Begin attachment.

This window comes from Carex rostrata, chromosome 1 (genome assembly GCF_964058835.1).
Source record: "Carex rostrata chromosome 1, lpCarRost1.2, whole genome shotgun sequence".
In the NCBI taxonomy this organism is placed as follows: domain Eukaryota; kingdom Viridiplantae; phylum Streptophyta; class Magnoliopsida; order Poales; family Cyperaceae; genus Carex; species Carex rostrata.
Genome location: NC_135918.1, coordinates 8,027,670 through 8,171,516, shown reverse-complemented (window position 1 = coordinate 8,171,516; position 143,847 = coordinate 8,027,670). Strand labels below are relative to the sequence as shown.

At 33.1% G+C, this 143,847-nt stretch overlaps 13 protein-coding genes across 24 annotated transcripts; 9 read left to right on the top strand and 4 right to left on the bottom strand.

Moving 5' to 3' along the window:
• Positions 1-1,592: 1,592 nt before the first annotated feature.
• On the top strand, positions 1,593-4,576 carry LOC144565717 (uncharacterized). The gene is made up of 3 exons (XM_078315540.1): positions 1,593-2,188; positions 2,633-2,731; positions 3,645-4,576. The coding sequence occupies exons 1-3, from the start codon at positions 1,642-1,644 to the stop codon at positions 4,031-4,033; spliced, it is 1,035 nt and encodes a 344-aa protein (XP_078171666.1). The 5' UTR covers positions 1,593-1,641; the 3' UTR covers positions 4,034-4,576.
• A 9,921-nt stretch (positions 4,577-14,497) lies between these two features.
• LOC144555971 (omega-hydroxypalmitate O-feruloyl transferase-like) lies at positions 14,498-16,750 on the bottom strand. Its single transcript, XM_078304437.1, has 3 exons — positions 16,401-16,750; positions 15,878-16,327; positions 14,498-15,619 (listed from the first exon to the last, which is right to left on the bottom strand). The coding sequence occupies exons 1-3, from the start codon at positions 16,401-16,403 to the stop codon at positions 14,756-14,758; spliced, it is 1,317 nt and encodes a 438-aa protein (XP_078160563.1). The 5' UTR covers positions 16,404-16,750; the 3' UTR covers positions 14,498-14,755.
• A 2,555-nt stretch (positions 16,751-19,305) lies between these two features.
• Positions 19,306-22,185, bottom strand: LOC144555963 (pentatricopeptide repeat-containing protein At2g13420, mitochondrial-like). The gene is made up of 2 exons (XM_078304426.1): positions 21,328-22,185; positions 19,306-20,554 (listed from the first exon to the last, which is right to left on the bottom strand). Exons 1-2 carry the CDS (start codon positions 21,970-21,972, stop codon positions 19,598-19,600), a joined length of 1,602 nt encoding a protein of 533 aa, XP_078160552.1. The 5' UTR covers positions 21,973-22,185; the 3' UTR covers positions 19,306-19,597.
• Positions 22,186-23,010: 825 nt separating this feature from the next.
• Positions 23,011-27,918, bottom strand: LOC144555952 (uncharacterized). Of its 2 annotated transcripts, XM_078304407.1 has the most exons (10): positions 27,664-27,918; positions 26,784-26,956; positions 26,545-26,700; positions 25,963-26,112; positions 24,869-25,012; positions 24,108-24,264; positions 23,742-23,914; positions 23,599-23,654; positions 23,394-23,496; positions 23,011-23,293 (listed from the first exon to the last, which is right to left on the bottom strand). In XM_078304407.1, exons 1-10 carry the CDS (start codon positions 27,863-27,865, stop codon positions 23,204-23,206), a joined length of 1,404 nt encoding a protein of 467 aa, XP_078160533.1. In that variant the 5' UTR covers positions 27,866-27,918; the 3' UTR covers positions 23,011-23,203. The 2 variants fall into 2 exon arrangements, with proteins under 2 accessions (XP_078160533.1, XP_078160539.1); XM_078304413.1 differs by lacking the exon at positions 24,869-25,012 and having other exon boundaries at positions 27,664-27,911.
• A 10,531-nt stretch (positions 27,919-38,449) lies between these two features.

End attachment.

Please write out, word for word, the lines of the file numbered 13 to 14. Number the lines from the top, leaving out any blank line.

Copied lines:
• Positions 22,186-23,010: 825 nt separating this feature from the next.
• Positions 23,011-27,918, bottom strand: LOC144555952 (uncharacterized). Of its 2 annotated transcripts, XM_078304407.1 has the most exons (10): positions 27,664-27,918; positions 26,784-26,956; positions 26,545-26,700; positions 25,963-26,112; positions 24,869-25,012; positions 24,108-24,264; positions 23,742-23,914; positions 23,599-23,654; positions 23,394-23,496; positions 23,011-23,293 (listed from the first exon to the last, which is right to left on the bottom strand). In XM_078304407.1, exons 1-10 carry the CDS (start codon positions 27,863-27,865, stop codon positions 23,204-23,206), a joined length of 1,404 nt encoding a protein of 467 aa, XP_078160533.1. In that variant the 5' UTR covers positions 27,866-27,918; the 3' UTR covers positions 23,011-23,203. The 2 variants fall into 2 exon arrangements, with proteins under 2 accessions (XP_078160533.1, XP_078160539.1); XM_078304413.1 differs by lacking the exon at positions 24,869-25,012 and having other exon boundaries at positions 27,664-27,911.